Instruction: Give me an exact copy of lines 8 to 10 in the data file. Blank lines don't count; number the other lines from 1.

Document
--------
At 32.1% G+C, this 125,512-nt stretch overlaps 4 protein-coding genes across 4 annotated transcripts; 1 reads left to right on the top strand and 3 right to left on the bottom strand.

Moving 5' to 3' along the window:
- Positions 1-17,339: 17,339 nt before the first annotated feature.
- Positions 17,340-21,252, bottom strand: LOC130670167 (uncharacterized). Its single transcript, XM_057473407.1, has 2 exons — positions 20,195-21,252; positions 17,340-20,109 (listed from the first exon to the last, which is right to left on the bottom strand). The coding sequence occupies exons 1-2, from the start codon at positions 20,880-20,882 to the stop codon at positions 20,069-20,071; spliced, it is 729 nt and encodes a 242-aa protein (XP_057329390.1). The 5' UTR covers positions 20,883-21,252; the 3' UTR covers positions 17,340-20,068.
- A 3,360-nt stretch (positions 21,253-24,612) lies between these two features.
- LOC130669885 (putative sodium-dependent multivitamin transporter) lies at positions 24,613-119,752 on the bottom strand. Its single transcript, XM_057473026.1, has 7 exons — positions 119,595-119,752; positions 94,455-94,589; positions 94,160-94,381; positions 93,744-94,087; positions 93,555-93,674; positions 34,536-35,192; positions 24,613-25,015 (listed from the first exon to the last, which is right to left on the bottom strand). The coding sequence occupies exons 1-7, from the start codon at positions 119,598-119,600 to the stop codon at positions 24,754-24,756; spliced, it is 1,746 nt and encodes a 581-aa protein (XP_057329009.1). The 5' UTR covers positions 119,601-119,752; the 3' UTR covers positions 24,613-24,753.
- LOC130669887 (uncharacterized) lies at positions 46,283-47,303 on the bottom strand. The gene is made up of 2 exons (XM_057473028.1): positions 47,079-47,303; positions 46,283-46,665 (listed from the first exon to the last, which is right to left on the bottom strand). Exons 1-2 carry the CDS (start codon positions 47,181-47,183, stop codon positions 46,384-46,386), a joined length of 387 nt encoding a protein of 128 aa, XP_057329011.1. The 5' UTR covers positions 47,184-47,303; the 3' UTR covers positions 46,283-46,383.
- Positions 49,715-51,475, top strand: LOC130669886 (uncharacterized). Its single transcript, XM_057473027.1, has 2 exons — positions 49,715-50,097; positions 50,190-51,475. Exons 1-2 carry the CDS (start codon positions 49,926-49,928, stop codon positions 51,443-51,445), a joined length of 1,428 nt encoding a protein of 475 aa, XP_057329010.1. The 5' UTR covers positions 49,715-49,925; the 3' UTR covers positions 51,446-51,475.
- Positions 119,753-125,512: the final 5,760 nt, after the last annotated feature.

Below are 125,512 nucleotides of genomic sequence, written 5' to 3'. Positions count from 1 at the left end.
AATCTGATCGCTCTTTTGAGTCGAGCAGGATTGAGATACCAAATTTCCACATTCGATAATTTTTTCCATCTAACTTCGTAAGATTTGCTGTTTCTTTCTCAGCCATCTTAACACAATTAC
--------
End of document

- Positions 49,715-51,475, top strand: LOC130669886 (uncharacterized). Its single transcript, XM_057473027.1, has 2 exons — positions 49,715-50,097; positions 50,190-51,475. Exons 1-2 carry the CDS (start codon positions 49,926-49,928, stop codon positions 51,443-51,445), a joined length of 1,428 nt encoding a protein of 475 aa, XP_057329010.1. The 5' UTR covers positions 49,715-49,925; the 3' UTR covers positions 51,446-51,475.
- Positions 119,753-125,512: the final 5,760 nt, after the last annotated feature.

Below are 125,512 nucleotides of genomic sequence, written 5' to 3'. Positions count from 1 at the left end.